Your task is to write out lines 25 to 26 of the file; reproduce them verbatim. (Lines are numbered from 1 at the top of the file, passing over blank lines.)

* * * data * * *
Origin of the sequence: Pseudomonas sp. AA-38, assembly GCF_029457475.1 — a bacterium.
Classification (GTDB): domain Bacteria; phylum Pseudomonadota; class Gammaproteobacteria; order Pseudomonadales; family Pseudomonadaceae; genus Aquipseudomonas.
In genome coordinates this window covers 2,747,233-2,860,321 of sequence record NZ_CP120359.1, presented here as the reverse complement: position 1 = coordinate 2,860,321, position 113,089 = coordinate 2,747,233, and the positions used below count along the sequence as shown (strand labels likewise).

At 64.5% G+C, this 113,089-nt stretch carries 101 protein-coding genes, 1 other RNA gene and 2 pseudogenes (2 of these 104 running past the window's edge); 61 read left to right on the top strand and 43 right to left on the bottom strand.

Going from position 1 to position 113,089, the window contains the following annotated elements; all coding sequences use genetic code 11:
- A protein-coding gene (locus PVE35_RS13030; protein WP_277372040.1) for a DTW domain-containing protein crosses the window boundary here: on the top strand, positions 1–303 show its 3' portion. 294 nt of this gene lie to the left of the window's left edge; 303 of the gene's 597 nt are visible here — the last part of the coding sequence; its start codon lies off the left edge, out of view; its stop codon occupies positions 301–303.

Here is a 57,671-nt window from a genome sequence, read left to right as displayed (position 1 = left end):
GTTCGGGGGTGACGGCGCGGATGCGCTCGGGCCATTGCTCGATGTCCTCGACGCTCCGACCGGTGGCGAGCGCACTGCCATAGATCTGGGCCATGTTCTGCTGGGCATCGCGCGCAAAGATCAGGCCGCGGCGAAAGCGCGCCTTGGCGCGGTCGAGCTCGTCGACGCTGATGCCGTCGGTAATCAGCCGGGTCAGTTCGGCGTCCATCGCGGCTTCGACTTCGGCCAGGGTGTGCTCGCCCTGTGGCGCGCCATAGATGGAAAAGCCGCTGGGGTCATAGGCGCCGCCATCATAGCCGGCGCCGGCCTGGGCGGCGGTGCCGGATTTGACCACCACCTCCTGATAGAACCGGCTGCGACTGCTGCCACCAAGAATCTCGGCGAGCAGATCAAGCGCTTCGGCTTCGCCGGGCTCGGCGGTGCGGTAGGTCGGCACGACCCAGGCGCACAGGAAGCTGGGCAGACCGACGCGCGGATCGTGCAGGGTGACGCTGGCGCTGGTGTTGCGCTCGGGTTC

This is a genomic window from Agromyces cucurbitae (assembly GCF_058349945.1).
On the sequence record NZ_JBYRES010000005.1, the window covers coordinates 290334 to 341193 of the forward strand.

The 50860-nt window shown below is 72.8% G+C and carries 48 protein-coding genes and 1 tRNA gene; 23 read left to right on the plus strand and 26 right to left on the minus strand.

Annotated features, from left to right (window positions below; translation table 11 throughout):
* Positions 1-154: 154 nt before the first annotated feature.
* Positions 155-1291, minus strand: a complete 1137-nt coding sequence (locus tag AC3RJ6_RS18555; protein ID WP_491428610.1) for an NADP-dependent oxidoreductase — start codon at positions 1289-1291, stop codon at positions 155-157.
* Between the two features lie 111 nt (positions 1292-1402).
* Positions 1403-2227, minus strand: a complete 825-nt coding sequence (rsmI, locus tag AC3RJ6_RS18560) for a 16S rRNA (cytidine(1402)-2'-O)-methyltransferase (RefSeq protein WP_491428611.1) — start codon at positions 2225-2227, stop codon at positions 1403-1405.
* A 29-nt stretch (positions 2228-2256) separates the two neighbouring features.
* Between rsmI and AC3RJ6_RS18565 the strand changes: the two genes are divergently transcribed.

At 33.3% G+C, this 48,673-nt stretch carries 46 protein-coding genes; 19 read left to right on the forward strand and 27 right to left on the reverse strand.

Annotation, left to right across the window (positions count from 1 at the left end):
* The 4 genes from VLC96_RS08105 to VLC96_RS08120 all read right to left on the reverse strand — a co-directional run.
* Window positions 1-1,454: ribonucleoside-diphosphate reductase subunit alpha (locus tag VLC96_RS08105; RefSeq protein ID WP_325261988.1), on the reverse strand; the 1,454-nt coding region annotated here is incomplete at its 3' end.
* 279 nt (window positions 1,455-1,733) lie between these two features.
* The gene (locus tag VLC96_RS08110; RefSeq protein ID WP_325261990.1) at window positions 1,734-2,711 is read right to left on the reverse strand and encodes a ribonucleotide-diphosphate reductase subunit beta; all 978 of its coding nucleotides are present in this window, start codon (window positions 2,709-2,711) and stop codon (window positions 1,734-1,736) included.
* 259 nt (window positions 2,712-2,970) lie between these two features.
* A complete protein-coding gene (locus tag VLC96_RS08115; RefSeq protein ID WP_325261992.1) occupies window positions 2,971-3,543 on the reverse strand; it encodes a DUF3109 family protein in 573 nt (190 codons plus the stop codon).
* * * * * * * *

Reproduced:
* 259 nt (window positions 2,712-2,970) lie between these two features.
* A complete protein-coding gene (locus tag VLC96_RS08115; RefSeq protein ID WP_325261992.1) occupies window positions 2,971-3,543 on the reverse strand; it encodes a DUF3109 family protein in 573 nt (190 codons plus the stop codon).